The Den of Slack

Ceilings and knee walls and carpets, oh my!

Haven’t had much time for mini-ing lately, but this week I finished a petitpoint carpet and a few weeks ago Geoff helped me cut some wood to make ceilings and knee walls for the rowhouse’s attic rooms, so here’s a hodgepodge of pictures for all of my restless readers.

The Queen Anne rowhouse has two large attic rooms that I plan to use as a bedroom and a rec room with a pool table. I wanted to add ceiling lamps but the peaked ceilings makes this tricky. And I never really like dollhouse rooms with slanted walls, they just don’t seem realistic to me. So, I wanted to cut pieces of plywood that could be used to create a flat ceiling, and a short wall.

Since these pieces will meet the ceiling at a 45-degree angle, their edges need to be cut at 45-degree angles. Geoff did this for me with his table saw. (What a guy!)

We used scrap plywood that isn’t the nicest, but it’s going to be covered up with wallpaper and ceiling paper. The house isn’t quite square so it took a few attempts to get the sizes right.

The ceiling piece is about 2-1/2 inches across and fits right into the triangular area above where the roof piece that swings opens is hinged. The wall piece is 1-7/8 tall. (I read on Wikipedia that a knee wall is usually under 3 feet tall, and these would be almost 4 feet tall. So maybe it’s not technically a knee wall.)

Here’s the basic idea.

The ceiling is only truly visible if you duck and look up from underneath, or through the window. But it will make it much neater to add ceiling fixtures in here since now I can hide the wires.

On to the carpet! I stitched this from Pamela Warner’s Miniature Embroidery for the Victorian Dolls’ House.

It’s stitched over-one on 32-count fabric and the finished size is approximately 3-1/2″ by 5-1/2″. Here’s a peek at the back. To finish the edges, I left the third row unstitched until the end, and then turned the fabric under and stitched the row through it.

I did the fringe with overlapping Turkish knots following this tutorial. I’m not sure if white was the right color to use… it does appear in the design, but it seems kind of bright. Is fringe always white? The other option would have been beige, but then it wouldn’t have contrasted with the border.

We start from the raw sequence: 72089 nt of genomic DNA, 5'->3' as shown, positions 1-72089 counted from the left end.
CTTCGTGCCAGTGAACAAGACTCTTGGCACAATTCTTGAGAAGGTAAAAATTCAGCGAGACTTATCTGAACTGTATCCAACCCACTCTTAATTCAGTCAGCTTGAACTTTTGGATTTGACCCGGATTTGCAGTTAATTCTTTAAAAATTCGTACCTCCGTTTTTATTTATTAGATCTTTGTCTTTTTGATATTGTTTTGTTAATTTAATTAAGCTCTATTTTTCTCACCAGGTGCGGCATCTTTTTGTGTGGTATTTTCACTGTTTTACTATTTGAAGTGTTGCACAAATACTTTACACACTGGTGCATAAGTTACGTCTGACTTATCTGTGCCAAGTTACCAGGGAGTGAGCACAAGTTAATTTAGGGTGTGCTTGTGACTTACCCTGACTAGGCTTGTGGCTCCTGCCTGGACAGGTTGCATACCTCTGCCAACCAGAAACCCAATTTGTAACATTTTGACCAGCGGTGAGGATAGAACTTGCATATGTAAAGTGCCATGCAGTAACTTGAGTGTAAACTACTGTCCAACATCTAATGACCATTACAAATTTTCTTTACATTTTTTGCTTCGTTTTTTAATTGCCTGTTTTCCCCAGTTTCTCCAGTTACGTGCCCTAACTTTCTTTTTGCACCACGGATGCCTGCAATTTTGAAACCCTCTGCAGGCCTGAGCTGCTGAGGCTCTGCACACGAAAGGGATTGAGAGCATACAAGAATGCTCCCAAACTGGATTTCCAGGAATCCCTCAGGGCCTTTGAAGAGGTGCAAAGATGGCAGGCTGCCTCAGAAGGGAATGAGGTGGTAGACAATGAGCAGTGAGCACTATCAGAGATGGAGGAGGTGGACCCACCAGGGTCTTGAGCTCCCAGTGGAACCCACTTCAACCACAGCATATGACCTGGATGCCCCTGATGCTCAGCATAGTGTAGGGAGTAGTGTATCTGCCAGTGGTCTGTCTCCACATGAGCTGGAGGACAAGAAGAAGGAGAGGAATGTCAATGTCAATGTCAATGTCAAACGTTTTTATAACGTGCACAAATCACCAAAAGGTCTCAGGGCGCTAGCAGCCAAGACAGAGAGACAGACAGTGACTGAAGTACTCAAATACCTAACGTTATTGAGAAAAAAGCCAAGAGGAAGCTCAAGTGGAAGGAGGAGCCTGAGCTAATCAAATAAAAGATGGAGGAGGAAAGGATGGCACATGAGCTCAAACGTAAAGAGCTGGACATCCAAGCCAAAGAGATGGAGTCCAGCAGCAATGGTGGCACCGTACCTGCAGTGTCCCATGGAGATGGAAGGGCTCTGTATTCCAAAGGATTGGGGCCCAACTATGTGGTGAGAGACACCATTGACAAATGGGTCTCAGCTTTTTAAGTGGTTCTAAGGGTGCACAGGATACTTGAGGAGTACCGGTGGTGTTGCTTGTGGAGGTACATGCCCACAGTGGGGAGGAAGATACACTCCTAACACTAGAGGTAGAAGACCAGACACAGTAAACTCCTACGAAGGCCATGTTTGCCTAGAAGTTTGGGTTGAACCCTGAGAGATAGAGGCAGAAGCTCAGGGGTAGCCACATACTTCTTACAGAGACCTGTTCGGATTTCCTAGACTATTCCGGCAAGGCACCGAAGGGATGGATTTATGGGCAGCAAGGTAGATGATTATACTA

Anyway, I think this carpet is going to go in the larger attic room, possibly under the pool table. I like that even with the pool table on top of it, you can still see most of the design.

(The pool table was an estate sale find, I saw a picture of this very same piece in a Nutshell News from 1981 or so, so it’s an oldie. The balls are glued on. There are sticks, too, I just didn’t have them out for this picture. Didn’t come with a triangle, though, so I’ll have to figure out how to make one of those on my own…)

This carpet is a little bold for the overall color scheme of the house, but it’s Victorian and the house style and wallpaper etc. I’m planning on is Victorian, so I figured I could make it work. Next I’m going to start another Victorian carpet from the same book for the other attic room, that has a more muted color scheme.


  1. That’s looking great! No serious pool player would ever put a pull table on a throw carpet like that, though. ;-)

  2. I hate when I see typos just as I hit the Post Comment button. POOL table.

  3. There’s another layout option so the pool table isn’t on the rug, but I think it would put the pool table too close to the walls to be realistic. Then I guess the question becomes what’s *less* realistic — pool table on a carpet or pool table with no room to play?!

  4. Clearly, the only way out of this dilemma is to suspend the carpet mid-air, and put an Aladdin figure on top of it.

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